Over the centuries, innumerable commentaries have been written on the Devi Mahatmya. Of these, the two are highly recognized; and, are very often quoted.

One;  The Nageshi  , is written by Nāgeśa Bhaṭṭa / Nāgoji Bhaṭṭa / Nāgoji Dīkita (1678-1755?) , a erudite scholar, grammarian and philosopher who is said to have  lived at a place , then  called as  Śṛṅgaverapura , in the upper region of the Ganga, near Vārāasī. He is described as the grandson of the famous Grammarian, Bhaṭṭoji Dīkita (late 16th–17th century), author of the Siddhānta-Kaumudī – a celebrated commentary on the Ashtadhyayi of Panini.  His text re-arranges the Sūtras of Pāini under appropriate heads; and, renders it easier to follow. The work was later edited in three (madhya, laghu and Sara) abridged versions (Laghu-kaumudi) by his student Varadarāja, reducing the number of rules to 723 (from 3,959 of Pāini).


The other is the Guptavati (implying the hidden knowledge or path), an authoritative commentary on the Devi Mahatmya, by Bhāskararāya Makhin (1690–1785-?), (Bhasuranantha Natha), son of Konnamamba and Gambhiraraya of Vishvamitra gotra, an encyclopaedic author (of about 52 works on a wide range of subjects); well versed in Vedic and Tantric traditions; the celebrated authority on the philosophy and practice of Tantra; and, especially on the Sri Vidya Upasana.  His writing is marked by refreshing directness and precision. Though his dates are rather uncertain, it is generally assumed that his writing-career lasted from the beginning of the 18th century, till about 1768.

The two scholars – Nāgoji Bhaṭṭa and Bhāskararāya – might perhaps have been contemporaries, sharing, for the most of their life, the same time-span. While Nāgoji Bhaṭṭa lived in the region of the Ganga on the North; Bhāskararāya, later in his life, settled down on the banks of the Cauvery in the South.

But, it appears that Bhaskararaya had his Upanayana in Varanasi. And, he also had his early education in Varanasi under the scholar Narasimha-dhvarin. There is also a mention of Bhaskararaya having participated in a debate conducted at Varanasi; and, also of having performed there the Soma Yajna and such other Yajnas. Further, a manuscript of Avaidika-adarśana-sagraha, a compendium ascribed to the great scholar Gaṅgādhara Vājapeyin, and preserved in the Sarasvati Mahal Library at Tanjore, is said to have been prepared by Bhāskararāya, who is described as the resident of Varanasi (likhitam etat kāśī –vāsi-Bhāskararāyea).

Further, by about the closing decades of the sixteenth century, Varanasi had developed into a powerful intellectual centre, drawing into its bosom erudite scholars, jurists, Grammarians etc., learned in various disciplines; and, also those who produced voluminous innovative texts of authority (niraya). Kashi, the city of lights, was the home of the Mother Annapurna, who sheltered and nurtured (annadātryā) aspiring, ardent students who came to her from every part of the subcontinent, right from its southern tip at Rama-sethu to the snowy slopes of the Himalayas-(āsetubandhataam ā ca tuāraśailād), seeking knowledge and freedom from delusion (Jnana-vairagya siddhartham).  It is, therefore, likely that in such an invigorating academic environment, where many scholars lived, thrived (āvasad asau vārāasīm ddhimān) and debated, the two intellectuals – Nāgoji Bhaṭṭa and Bhāskararāya – had met and interacted.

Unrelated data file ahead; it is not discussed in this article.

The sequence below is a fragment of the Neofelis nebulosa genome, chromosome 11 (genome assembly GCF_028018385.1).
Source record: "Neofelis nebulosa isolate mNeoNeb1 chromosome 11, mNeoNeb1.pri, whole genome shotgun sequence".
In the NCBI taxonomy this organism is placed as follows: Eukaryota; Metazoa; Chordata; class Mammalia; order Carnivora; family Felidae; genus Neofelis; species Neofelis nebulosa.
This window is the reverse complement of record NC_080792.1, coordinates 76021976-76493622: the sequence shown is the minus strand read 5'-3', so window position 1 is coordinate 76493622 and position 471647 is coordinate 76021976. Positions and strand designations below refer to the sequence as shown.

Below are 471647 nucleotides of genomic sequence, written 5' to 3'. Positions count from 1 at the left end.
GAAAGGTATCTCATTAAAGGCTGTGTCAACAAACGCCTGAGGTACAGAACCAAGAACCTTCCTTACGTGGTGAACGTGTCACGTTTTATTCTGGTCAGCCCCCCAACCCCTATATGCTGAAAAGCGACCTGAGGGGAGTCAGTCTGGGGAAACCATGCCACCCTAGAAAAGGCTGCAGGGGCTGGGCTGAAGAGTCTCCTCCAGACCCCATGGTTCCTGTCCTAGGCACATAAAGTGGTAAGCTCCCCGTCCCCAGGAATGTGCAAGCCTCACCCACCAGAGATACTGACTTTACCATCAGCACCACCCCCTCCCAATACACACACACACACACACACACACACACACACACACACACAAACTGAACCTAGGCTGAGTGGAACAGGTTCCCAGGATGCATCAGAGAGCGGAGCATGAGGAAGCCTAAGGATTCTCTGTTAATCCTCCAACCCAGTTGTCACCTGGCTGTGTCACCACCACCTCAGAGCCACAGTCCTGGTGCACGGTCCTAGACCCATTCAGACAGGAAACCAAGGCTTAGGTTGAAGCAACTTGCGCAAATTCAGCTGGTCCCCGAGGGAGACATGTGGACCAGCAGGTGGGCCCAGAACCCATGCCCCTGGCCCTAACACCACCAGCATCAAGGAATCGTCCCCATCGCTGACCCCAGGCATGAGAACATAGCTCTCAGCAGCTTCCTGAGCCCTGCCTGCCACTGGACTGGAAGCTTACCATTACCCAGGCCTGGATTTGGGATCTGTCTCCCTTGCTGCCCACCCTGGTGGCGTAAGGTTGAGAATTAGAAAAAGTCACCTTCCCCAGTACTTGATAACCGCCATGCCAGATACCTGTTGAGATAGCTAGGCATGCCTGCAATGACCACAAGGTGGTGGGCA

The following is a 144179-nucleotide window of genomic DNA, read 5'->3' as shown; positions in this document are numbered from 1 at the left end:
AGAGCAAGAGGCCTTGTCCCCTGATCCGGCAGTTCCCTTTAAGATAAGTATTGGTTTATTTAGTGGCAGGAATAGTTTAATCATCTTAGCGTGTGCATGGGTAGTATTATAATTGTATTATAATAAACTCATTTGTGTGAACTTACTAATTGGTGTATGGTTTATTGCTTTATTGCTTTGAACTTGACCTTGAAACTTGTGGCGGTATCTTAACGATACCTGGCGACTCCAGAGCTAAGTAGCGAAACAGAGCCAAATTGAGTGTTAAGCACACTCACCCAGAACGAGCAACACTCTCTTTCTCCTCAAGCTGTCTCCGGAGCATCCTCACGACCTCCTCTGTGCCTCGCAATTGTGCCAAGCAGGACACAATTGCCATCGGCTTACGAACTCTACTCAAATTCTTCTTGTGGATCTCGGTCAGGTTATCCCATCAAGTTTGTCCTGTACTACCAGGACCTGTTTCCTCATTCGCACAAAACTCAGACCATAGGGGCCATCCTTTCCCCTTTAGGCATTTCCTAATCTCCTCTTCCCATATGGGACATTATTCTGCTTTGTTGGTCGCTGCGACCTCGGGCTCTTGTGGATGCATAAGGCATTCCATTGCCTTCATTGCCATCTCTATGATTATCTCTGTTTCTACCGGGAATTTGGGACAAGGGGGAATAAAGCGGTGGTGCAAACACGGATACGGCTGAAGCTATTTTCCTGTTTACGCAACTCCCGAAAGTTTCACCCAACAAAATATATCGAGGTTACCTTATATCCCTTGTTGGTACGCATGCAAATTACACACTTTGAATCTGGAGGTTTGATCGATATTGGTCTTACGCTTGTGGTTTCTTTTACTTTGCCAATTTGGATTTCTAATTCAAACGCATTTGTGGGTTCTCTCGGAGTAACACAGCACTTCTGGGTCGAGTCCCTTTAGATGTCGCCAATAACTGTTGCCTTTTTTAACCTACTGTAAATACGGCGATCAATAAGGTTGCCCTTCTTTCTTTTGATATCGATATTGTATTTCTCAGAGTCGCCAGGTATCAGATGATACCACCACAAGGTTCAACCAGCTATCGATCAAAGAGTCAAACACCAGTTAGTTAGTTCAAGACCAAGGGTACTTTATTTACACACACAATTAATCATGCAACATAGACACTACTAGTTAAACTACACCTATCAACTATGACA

The Guptavati is said to have been completed by Bhaskararaya, in Pramoda-nama Saka Samvatsara 1797 (that is, about 1740-41 CE) , during the latter part of his life, while he was at Chidambaram. Further, Bhaskararaya has quoted in his Guptavati and Manjusha a work relating to Grammar, at least on two occasions, extracts from Nāgoji Bhaṭṭa’s commentary on the Devi Mahatmya. It would therefore, appear that Nāgoji Bhaṭṭa’s commentary was composed much earlier. And, it is also likely that Bhaskararaya might have been, slightly, the younger of the two.

Nāgoji Bhaṭṭa and Bhāskararāya were both Advaitins by tradition; and, were followers of Sri Shankaracharya Parampara, the non-dualist Advaita philosophy. And, both had enormous reverence towards the Jagadguru Sri Adi Sankaracharya.

tripurasundariBhāskararāya was a firm believer in the doctrine of Advaita (Advaita siddantha); and, was also proficient in all branches of learning. But, his religious philosophy was based in the Ratna-traya-prakshika of Sri Appayya Dikshita (1520–1593), which upheld the Shiva-Shakthi combine as the Absolute. Bhāskararāya, however, was essentially a Shakta following the Kaula-sampradaya. And yet, he frequently quoted from the works of Sri Sankara; and, revered him as the very incarnation of Sri Dakshinamurti, the Universal Teacher.

Though Nāgoji Bhaṭṭa and Bhāskararāya were both Advaitins, they differed in their orientation towards the Advaita doctrine. Nāgoji Bhaṭṭa, in his commentary on the Devi Mahatmya, adopted the Vivarta Vada of the Advaita School, in order to explain the emanation of the Devi and her varied forms. And, Bhāskararāya adopted the alternate view, that of the Parinama Vada (particularly, Shakthi Parinama Vada) , to explain the myriad forms of the Devi and Her manifestation in all the existence. It is said; their commentaries on the Devi Mahatmya are recognized by these two distinct approaches.


[The relation between the cause and effect is one of the basic problems discussed among the Indian thinkers.  And, in fact, the divisions among the Indian theories of causation are based on this factor.

To put it simply: There are two major theories of causation in the Indian philosophies. The one known as the A-satkarya-vada propounds that the effect exists independent of its cause. And, when something new occurs, it is distinctly different. It is a view held by the Buddhists and the Nyaya-Vaisesika School.